You only need look at the ubiquity of Nissan’s Juke to see how successful a well-executed compact crossover can be.
Neither supermini nor 4×4, crossovers like the Juke give buyers chunky, off-road inspired styling with supermini running costs and parking ability. They’re practical, fun to drive, cheap to tax and invariably look a little more interesting than the car they’re based on. For further evidence, see the Peugeot 2008, Renault Captur or Vauxhall Mokka.
It’s strange that Ford has taken quite this long to join the party. The current-generation Fiesta is already a year into its mid-life facelift but eager buyers have been left snapping up competitors’ vehicles.
The EcoSport (pronounced “echo-sport”) fills that hole. It is, as you’d expect, based on the Fiesta, some of its engines are lifted from the Fiesta and its specification levels are largely similar. Unlike its sibling though, which was developed and is built in Europe, the EcoSport was developed in Brazil to replace the decade-old outgoing model, and cars for Europe are assembled at Ford’s plant in India. It is a truly global car.
Unfortunately, that globalisation has had some undesirable effects on Ford’s first compact crossover.
The styling is certainly an acquired taste. It’s definitely of Ford’s current design language but there are distinct differences to the Fiesta, Focus and others in the details.
The enormous front grille was wryly described by a colleague as looking like a towel rail, and it completely dwarfs the Ford badge above it. The 200mm of ground clearance is no doubt useful on unsurfaced Brazilian or Indian roads but here it gives the EcoSport a teetering, under-wheeledappearance, while what might have been a pert rear end is sullied by that enormous carbuncle of a spare wheel.
This appendagealso necessitates a side-hinged tailgate. Aside from the fact these designs make accessing the boot difficult if you’ve backed into a space or parked in a line of cars by the side of the road, it’s also hinged on the left – meaning you need even more space to step around it if you’re loading from the kerb.
The boot itself is reasonable in size and the interior positively spacious – adults will have no trouble fitting in the rear, and the seats are comfortable all around. You perch relatively high and aside from the usual modern-car bugbear of steeply raked A-pillars, all-round visibility is pretty good.
Interior materials are less special, and another hint as to the car’s origins. The design is pure Fiesta, but the plastics hard and shiny. Hopefully this means they’re durable too, but first impressions count and your first glimpse of a 2008, Captur or even Juke is likely to be more positive.
Buyers will have three engines to choose between: A 1.5-litre Duratec petrol with 112 PS, a 125 PS 1.0 EcoBoost petrol from the Fiesta, and a new 1.5-litre Duratorq TDCi diesel.
The first of these was unable to test. The Ecoboost is as sweet and tuneful a unit in the EcoSport as it is in the Fiesta, but the 200-kilos of extra weight in the crossover blunts performance and economy – a 12.7-second 0-62 mph run plays 9.4 in the Fiesta, and combined economy of 53.3 mpg seems underwhelming next to the Fiesta’s 65.7 mpg figure, with its corresponding free car tax.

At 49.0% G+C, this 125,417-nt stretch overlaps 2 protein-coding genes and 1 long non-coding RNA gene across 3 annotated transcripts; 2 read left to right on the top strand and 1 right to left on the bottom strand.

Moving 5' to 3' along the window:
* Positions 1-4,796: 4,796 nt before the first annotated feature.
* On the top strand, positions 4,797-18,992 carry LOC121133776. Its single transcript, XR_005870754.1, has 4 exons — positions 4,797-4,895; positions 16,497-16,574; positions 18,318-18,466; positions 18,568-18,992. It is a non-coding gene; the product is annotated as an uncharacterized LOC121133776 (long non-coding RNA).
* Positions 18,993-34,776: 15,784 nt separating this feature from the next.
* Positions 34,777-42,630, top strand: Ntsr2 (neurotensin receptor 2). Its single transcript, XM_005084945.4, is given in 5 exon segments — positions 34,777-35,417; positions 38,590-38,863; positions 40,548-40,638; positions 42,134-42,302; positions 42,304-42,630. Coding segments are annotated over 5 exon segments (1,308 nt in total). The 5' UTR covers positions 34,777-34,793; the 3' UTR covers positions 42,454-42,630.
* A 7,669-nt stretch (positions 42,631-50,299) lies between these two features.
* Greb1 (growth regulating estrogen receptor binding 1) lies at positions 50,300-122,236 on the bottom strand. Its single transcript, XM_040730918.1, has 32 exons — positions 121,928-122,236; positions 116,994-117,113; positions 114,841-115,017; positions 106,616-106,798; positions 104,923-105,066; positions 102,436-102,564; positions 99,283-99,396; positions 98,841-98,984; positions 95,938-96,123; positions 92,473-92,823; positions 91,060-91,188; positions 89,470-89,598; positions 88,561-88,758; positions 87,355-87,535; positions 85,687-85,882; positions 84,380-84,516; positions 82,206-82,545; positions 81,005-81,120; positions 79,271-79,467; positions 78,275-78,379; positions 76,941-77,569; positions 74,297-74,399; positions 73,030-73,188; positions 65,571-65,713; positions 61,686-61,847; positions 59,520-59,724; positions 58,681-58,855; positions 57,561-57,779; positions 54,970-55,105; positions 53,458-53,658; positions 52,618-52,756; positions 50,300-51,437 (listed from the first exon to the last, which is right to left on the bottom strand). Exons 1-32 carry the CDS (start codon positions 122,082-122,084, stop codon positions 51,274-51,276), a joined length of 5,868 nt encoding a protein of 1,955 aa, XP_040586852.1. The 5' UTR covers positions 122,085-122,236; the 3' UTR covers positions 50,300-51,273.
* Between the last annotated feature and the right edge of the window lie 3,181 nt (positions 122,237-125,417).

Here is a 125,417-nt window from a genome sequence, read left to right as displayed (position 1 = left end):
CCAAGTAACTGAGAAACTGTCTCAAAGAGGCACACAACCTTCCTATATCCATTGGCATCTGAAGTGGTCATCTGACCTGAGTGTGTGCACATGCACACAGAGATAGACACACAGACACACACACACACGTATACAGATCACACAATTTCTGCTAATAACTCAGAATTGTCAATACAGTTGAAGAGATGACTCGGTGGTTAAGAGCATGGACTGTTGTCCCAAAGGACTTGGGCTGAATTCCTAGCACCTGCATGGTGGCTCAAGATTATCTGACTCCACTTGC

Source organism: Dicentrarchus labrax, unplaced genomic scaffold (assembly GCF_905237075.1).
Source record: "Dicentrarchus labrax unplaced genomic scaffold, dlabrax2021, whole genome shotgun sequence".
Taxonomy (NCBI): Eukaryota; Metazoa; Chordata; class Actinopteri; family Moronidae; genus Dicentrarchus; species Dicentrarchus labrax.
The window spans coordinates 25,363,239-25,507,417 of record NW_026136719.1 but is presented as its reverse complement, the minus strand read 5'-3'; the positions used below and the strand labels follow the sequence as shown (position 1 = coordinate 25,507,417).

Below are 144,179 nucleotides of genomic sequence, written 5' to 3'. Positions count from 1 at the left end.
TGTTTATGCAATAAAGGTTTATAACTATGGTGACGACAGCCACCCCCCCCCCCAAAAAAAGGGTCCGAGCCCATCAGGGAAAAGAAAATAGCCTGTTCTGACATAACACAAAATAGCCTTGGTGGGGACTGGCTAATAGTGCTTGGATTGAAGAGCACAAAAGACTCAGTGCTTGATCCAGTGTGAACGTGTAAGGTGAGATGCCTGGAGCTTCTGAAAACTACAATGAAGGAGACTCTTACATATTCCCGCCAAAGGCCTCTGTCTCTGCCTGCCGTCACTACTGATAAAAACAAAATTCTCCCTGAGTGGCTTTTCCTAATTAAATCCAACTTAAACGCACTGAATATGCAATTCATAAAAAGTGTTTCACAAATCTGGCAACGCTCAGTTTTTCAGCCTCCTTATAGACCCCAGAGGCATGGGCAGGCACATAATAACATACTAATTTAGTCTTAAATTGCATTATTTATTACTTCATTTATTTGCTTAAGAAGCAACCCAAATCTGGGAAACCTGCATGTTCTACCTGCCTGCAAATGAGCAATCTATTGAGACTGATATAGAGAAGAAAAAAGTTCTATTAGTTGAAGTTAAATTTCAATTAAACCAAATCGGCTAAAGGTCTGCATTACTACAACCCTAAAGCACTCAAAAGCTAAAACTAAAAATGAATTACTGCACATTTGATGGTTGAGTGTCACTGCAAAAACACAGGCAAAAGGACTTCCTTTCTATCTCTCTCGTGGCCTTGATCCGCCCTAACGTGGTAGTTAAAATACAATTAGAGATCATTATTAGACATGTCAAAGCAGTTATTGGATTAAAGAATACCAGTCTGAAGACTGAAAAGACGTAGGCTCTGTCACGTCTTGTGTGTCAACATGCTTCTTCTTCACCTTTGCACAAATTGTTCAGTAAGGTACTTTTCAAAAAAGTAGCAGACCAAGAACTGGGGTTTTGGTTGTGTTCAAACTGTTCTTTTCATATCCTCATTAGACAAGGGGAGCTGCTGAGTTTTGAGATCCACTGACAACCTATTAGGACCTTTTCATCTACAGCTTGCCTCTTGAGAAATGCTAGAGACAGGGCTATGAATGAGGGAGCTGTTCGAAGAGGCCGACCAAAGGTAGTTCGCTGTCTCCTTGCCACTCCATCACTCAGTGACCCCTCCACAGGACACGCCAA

Still, it’s better than the diesel, which goes down as one of the worst engines of any type we’ve driven this year.
With just 90 PS to call upon you’re never expecting stellar performance, but it feels even more lethargic than its 14-second 0-62 time implies.
There’s no expected turbocharged rush – not even a slightly boosted feeling as the revs climb to 2,000 rpm and beyond. What you get instead is a harsh, unpleasant din and plenty of vibration through the wheel and pedals. Thankfully this subsides if you’re either travelling slowly or sitting at a motorway cruise, but moving between these two states is quite unpleasant. It’s not even made up for in economy: A 61 mpg combined figure looks good on paper, but most competitors are capable of over 70 mpg these days.
General refinement at speed is perfectly acceptable, even if there are odd old-school quirks like a whistle from the windscreen wipers. And it’s a mostly relaxing car to drive;even on the twisty mountain roads above Barcelona, where the sweet Fiesta-derived chassis was in its element,it was a struggle not to just sit back and let the car flow from bend to bend with arms firmly perched on armrests.
The steering is typically Ford-good – well-weighted, direct and infused with decent feedback – and grip too is more than adequate for the class of car. It even rides nicely, though we’ll have to save a full assessment for broken UK tarmac:Spain’s roads are notably smoother than our own. Other controls – brakes, clutch, gearbox – are all easy to use and as well-resolved as any other Ford.
The EcoSport’s well-mannered driving characteristics, spacious interior and refined long-distance gait make the under-performing EcoBoost and atrocious diesel engines all the more frustrating. Ungainly styling and an atypically cheap-feeling cabin do nothing to improve matters.
Not even competitive pricing and decent levels of equipment – Titanium is the only trim level and offers Ford’s SYNC infotainment system, climate control, Hill Launch Assist and more for your 14,995 and up – can save the EcoSport from mediocrity.
Ford can do better than this. And in a market this competitive, it really should have.